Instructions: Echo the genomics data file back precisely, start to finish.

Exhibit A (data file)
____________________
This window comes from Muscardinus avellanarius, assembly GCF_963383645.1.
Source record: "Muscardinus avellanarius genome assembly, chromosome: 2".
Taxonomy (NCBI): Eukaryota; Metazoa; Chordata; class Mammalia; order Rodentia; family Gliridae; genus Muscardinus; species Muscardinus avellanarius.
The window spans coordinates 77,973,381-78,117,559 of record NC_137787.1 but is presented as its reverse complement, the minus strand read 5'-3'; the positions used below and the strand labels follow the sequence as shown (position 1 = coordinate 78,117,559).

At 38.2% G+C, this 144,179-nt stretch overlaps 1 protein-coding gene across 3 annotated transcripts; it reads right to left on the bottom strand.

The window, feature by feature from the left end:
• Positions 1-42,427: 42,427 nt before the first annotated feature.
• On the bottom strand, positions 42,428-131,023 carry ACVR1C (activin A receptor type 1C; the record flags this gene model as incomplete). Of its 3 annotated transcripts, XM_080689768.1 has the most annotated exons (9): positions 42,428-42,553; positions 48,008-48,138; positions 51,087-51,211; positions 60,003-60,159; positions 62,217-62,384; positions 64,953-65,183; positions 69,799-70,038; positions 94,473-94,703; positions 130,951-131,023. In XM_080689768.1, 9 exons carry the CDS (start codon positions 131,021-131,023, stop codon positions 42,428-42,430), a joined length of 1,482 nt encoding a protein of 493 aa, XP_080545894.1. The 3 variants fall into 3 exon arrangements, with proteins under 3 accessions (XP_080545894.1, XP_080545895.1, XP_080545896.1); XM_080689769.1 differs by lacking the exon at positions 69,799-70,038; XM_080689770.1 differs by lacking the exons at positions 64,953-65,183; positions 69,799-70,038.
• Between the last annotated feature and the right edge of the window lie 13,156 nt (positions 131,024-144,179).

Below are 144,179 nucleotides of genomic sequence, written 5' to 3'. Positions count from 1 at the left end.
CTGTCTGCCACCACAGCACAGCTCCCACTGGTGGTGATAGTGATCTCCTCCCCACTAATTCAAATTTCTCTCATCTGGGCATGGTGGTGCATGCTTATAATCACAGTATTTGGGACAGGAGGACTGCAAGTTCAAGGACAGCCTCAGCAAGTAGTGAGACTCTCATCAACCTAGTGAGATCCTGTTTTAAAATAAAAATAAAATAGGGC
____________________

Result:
This window comes from Muscardinus avellanarius, assembly GCF_963383645.1.
Source record: "Muscardinus avellanarius genome assembly, chromosome: 2".
Taxonomy (NCBI): Eukaryota; Metazoa; Chordata; class Mammalia; order Rodentia; family Gliridae; genus Muscardinus; species Muscardinus avellanarius.
The window spans coordinates 77,973,381-78,117,559 of record NC_137787.1 but is presented as its reverse complement, the minus strand read 5'-3'; the positions used below and the strand labels follow the sequence as shown (position 1 = coordinate 78,117,559).

At 38.2% G+C, this 144,179-nt stretch overlaps 1 protein-coding gene across 3 annotated transcripts; it reads right to left on the bottom strand.

The window, feature by feature from the left end:
• Positions 1-42,427: 42,427 nt before the first annotated feature.
• On the bottom strand, positions 42,428-131,023 carry ACVR1C (activin A receptor type 1C; the record flags this gene model as incomplete). Of its 3 annotated transcripts, XM_080689768.1 has the most annotated exons (9): positions 42,428-42,553; positions 48,008-48,138; positions 51,087-51,211; positions 60,003-60,159; positions 62,217-62,384; positions 64,953-65,183; positions 69,799-70,038; positions 94,473-94,703; positions 130,951-131,023. In XM_080689768.1, 9 exons carry the CDS (start codon positions 131,021-131,023, stop codon positions 42,428-42,430), a joined length of 1,482 nt encoding a protein of 493 aa, XP_080545894.1. The 3 variants fall into 3 exon arrangements, with proteins under 3 accessions (XP_080545894.1, XP_080545895.1, XP_080545896.1); XM_080689769.1 differs by lacking the exon at positions 69,799-70,038; XM_080689770.1 differs by lacking the exons at positions 64,953-65,183; positions 69,799-70,038.
• Between the last annotated feature and the right edge of the window lie 13,156 nt (positions 131,024-144,179).

Below are 144,179 nucleotides of genomic sequence, written 5' to 3'. Positions count from 1 at the left end.
CTGTCTGCCACCACAGCACAGCTCCCACTGGTGGTGATAGTGATCTCCTCCCCACTAATTCAAATTTCTCTCATCTGGGCATGGTGGTGCATGCTTATAATCACAGTATTTGGGACAGGAGGACTGCAAGTTCAAGGACAGCCTCAGCAAGTAGTGAGACTCTCATCAACCTAGTGAGATCCTGTTTTAAAATAAAAATAAAATAGGGC